An Electromechanical Model of Excitable Tissue to Study Reentrant Cardiac Arrhythmias
Catherine
Lloyd
Bioengineering Institute, University of Auckland
Model Status
This is the original unchecked version of the model imported from the previous
CellML model repository, 24-Jan-2006.
Model Structure
Sudden cardiac death is the leading cause of premature death in the developed world. Underlying these potentially lethal cardiac arrhythmias are reentrant electrical sources, or rotating spiral waves of excitation, and it has been shown that each class of cardiac arrhythmia is associated with a particular type of spiral wave. Sudden cardiac death during ventricular fibrillation results in a compromised mechanical pump function of the heart. Disrupted patterns of electrical excitation during ventricular fibrillation results in desynchronised cardiac contractions.
Mathematical modelling is a useful technique for investigating the electrical activity of the heart. Over the past 40 years models have also been used to study the spatio-temporal dynamics of reentrant arrhythmias in 2D, 3D, and in anatomically accurate geometric models of the heart. The mathematical models are based on physiological data, and in parallel with the increasing sophistication of experimental techniques, the mathematical models has also evolved in their complexity and biological accuracy. Previously, mathematical models have tended to focus on either the electrical properties of the heart, or on cardiac mechanics. In the study described here, Nash and Panfilov establish a mathematical model which combines the effects of cardiac mechanics and electrical activity during arrhythmia.
The model described here in CellML is based on the Nash and Panfilov 2004 paper, which describes an electromechanical model of excitable tissue, which is used to study reentrant cardiac arrhythmias. This mathematical model is a version of the modified FitzHugh-Nagumo model, published by Aliev and Panfilov in 1996 (for details on the original model please see The FitzHugh-Nagumo Model, 1961). While the original two-variable model described a non-dimensional activation variable (u) and a non-dimensional recovery variable (v), here Nash and Panfilov formulate the model in terms of the real action potential given by the time course of the transmembrane potential (Vm). In so doing, the time rate of change of the activation variable describes the total ionic current through the membrane with the original model parameters adjusted to give the correct dimensionality. This 1996 version of the FitzHugh-Nagumo model has been further modified by Nash and Panfilov in this 2004 study to include the simplest model of active tension development.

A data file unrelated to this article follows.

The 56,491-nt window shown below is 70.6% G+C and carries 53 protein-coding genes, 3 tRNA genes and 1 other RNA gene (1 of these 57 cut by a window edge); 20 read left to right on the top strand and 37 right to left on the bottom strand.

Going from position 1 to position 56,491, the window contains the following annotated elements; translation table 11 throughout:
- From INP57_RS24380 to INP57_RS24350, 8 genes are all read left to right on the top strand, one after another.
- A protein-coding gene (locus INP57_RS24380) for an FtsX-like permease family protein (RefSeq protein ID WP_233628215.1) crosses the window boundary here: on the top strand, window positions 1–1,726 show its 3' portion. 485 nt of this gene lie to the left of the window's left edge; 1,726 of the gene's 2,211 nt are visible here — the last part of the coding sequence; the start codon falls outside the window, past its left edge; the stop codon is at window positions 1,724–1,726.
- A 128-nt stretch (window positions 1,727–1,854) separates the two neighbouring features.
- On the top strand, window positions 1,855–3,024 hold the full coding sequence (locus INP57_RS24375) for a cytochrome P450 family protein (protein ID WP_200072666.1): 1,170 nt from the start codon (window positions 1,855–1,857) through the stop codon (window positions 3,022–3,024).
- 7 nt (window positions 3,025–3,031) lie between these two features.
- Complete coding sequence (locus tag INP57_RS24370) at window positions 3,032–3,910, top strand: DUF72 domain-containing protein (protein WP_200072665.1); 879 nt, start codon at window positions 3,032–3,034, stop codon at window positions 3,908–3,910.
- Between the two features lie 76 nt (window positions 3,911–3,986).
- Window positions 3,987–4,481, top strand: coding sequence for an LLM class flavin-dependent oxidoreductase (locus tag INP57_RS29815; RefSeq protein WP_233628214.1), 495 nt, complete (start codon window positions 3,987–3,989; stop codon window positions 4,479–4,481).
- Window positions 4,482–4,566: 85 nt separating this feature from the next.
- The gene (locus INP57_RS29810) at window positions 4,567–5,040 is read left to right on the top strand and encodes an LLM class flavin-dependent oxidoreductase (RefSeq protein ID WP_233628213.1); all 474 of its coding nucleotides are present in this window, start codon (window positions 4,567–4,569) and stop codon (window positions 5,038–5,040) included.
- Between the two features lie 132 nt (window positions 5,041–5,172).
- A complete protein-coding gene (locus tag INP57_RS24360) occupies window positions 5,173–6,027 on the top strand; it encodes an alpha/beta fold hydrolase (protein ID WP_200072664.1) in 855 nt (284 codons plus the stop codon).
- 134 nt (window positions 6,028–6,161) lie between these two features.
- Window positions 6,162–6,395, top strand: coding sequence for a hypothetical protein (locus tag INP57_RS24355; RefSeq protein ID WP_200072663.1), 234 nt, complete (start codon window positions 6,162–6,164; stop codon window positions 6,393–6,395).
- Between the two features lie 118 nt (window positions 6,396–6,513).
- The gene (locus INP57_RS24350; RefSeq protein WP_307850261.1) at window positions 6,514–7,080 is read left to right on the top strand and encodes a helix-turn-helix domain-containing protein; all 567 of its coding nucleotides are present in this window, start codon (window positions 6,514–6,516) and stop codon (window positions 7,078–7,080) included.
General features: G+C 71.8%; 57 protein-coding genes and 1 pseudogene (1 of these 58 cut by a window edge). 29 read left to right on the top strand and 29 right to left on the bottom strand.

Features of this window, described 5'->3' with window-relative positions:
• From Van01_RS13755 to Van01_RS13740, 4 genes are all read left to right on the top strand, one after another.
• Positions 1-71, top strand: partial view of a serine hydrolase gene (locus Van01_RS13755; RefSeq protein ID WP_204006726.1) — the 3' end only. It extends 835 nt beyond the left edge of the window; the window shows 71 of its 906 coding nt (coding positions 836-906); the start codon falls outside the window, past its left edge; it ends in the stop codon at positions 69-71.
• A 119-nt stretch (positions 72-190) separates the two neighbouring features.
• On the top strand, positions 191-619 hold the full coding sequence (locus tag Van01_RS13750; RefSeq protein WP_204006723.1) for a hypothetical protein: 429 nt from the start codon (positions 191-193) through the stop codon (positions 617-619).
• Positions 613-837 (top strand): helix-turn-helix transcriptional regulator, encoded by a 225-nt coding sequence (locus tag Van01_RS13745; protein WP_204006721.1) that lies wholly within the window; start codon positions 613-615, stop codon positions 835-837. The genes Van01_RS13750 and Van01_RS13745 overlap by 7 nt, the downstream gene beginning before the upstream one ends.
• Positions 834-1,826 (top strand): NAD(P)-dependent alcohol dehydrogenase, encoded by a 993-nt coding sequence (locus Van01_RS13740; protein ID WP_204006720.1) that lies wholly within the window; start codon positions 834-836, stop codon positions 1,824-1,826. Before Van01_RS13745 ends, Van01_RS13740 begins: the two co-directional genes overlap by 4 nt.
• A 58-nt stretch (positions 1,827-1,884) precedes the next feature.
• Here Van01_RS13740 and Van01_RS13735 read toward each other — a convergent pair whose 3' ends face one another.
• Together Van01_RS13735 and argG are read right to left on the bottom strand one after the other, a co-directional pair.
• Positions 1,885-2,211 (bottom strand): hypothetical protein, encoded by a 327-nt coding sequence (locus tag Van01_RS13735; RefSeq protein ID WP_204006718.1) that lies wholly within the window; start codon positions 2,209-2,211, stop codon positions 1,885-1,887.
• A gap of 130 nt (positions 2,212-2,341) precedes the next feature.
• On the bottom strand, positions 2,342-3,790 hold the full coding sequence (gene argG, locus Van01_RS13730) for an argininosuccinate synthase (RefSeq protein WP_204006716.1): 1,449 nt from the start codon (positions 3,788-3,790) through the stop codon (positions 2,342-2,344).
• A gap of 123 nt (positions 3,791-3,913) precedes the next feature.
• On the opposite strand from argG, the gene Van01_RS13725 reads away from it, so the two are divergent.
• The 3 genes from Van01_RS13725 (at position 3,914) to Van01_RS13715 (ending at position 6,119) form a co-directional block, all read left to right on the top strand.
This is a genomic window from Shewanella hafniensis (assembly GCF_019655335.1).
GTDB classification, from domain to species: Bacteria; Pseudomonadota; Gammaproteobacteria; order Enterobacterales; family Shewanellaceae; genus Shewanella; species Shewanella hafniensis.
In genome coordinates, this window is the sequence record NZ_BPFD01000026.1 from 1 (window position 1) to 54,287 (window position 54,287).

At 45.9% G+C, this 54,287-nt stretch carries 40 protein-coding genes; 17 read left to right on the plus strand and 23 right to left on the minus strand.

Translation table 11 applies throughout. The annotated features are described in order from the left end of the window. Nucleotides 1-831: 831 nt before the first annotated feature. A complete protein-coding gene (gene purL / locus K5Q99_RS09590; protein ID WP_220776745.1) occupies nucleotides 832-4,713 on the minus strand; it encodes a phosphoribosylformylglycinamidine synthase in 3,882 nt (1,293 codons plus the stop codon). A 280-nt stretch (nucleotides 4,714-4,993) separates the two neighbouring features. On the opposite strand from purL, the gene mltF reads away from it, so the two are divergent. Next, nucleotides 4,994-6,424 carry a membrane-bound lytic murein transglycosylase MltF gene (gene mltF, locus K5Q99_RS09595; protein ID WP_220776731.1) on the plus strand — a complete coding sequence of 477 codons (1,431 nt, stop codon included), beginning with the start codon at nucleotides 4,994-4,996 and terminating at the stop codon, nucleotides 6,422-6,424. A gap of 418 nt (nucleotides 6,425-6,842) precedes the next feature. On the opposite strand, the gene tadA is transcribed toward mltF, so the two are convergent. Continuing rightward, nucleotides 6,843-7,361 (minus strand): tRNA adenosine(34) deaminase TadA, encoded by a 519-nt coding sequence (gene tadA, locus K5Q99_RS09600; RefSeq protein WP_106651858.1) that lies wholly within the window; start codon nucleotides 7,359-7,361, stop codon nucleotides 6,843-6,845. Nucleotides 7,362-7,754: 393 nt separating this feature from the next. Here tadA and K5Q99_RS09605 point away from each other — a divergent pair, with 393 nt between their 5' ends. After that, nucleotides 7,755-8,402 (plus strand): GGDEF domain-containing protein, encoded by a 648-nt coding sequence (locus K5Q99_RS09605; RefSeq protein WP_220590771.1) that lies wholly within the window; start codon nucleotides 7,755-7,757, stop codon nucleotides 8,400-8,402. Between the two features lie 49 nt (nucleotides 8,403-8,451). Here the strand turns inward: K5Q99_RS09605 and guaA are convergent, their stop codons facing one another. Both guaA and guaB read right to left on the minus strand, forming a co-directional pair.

The main equations in the paper are Eqn 22abc and Eqn 23. When the first author of this paper converted the model into CellML, he noticed two main errors in the original paper:
Eqn 22b: b should be a, and
Eqn 23: the factor 10 should be on first case line (V is less than 0.05). The second case should have the factor 1.
A new set of model parameters is also used.
The complete original paper reference is cited below:
Electromechanical model of excitable tissue to study reentrant cardiac arrhythmias, M. P. Nash and A. V. Panfilov, 2004,